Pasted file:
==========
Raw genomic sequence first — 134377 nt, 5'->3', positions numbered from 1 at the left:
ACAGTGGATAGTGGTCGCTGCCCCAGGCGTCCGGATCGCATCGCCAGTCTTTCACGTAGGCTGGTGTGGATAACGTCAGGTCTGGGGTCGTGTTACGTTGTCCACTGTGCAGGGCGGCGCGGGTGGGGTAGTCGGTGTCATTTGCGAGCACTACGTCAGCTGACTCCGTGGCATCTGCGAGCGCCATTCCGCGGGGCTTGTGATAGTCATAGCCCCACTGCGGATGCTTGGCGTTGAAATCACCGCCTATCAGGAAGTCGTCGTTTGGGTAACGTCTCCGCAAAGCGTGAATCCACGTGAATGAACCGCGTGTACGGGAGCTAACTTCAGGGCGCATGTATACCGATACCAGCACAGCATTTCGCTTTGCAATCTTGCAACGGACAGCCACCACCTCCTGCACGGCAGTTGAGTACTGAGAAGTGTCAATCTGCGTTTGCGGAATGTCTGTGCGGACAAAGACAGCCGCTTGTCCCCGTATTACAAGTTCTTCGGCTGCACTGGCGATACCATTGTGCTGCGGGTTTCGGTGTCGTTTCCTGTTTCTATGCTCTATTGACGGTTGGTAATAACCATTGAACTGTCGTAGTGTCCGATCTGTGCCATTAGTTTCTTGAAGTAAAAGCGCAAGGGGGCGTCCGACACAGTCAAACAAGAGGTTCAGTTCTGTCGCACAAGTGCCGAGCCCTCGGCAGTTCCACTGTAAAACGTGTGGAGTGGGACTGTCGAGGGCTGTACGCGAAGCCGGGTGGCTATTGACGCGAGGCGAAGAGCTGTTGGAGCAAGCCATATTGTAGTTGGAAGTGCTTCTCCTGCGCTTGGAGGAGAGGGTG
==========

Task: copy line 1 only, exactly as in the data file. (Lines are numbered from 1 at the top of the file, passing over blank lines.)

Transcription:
Raw genomic sequence first — 134377 nt, 5'->3', positions numbered from 1 at the left: